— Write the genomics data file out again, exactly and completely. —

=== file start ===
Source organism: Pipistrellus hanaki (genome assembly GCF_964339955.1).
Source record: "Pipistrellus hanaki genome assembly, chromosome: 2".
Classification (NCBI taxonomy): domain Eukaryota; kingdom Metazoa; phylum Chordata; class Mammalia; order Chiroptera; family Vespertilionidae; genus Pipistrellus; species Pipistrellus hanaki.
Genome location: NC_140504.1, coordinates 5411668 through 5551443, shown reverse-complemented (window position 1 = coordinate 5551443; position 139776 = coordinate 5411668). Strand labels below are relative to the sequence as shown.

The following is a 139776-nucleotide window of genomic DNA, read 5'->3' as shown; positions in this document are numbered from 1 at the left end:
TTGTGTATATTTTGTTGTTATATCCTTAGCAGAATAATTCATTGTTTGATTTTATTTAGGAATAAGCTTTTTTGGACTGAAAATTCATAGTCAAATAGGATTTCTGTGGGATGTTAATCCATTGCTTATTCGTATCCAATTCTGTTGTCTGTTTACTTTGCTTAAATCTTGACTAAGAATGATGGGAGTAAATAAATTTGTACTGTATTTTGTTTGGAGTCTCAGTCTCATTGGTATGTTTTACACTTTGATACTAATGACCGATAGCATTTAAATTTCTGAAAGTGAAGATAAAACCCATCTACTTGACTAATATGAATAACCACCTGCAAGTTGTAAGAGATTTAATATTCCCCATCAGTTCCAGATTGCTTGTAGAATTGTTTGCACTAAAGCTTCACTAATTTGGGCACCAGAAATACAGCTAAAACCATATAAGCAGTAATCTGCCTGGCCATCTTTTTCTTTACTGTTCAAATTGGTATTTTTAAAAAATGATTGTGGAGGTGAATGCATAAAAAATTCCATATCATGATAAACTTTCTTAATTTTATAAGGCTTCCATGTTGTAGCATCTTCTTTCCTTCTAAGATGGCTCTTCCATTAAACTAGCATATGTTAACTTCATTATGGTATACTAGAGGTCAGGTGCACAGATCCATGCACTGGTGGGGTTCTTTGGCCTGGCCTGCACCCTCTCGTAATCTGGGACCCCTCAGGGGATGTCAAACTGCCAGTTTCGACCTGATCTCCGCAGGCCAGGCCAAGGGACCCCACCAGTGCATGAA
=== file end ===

Source organism: Pipistrellus hanaki (genome assembly GCF_964339955.1).
Source record: "Pipistrellus hanaki genome assembly, chromosome: 2".
Classification (NCBI taxonomy): domain Eukaryota; kingdom Metazoa; phylum Chordata; class Mammalia; order Chiroptera; family Vespertilionidae; genus Pipistrellus; species Pipistrellus hanaki.
Genome location: NC_140504.1, coordinates 5411668 through 5551443, shown reverse-complemented (window position 1 = coordinate 5551443; position 139776 = coordinate 5411668). Strand labels below are relative to the sequence as shown.

The following is a 139776-nucleotide window of genomic DNA, read 5'->3' as shown; positions in this document are numbered from 1 at the left end:
TTGTGTATATTTTGTTGTTATATCCTTAGCAGAATAATTCATTGTTTGATTTTATTTAGGAATAAGCTTTTTTGGACTGAAAATTCATAGTCAAATAGGATTTCTGTGGGATGTTAATCCATTGCTTATTCGTATCCAATTCTGTTGTCTGTTTACTTTGCTTAAATCTTGACTAAGAATGATGGGAGTAAATAAATTTGTACTGTATTTTGTTTGGAGTCTCAGTCTCATTGGTATGTTTTACACTTTGATACTAATGACCGATAGCATTTAAATTTCTGAAAGTGAAGATAAAACCCATCTACTTGACTAATATGAATAACCACCTGCAAGTTGTAAGAGATTTAATATTCCCCATCAGTTCCAGATTGCTTGTAGAATTGTTTGCACTAAAGCTTCACTAATTTGGGCACCAGAAATACAGCTAAAACCATATAAGCAGTAATCTGCCTGGCCATCTTTTTCTTTACTGTTCAAATTGGTATTTTTAAAAAATGATTGTGGAGGTGAATGCATAAAAAATTCCATATCATGATAAACTTTCTTAATTTTATAAGGCTTCCATGTTGTAGCATCTTCTTTCCTTCTAAGATGGCTCTTCCATTAAACTAGCATATGTTAACTTCATTATGGTATACTAGAGGTCAGGTGCACAGATCCATGCACTGGTGGGGTTCTTTGGCCTGGCCTGCACCCTCTCGTAATCTGGGACCCCTCAGGGGATGTCAAACTGCCAGTTTCGACCTGATCTCCGCAGGCCAGGCCAAGGGACCCCACCAGTGCATGAA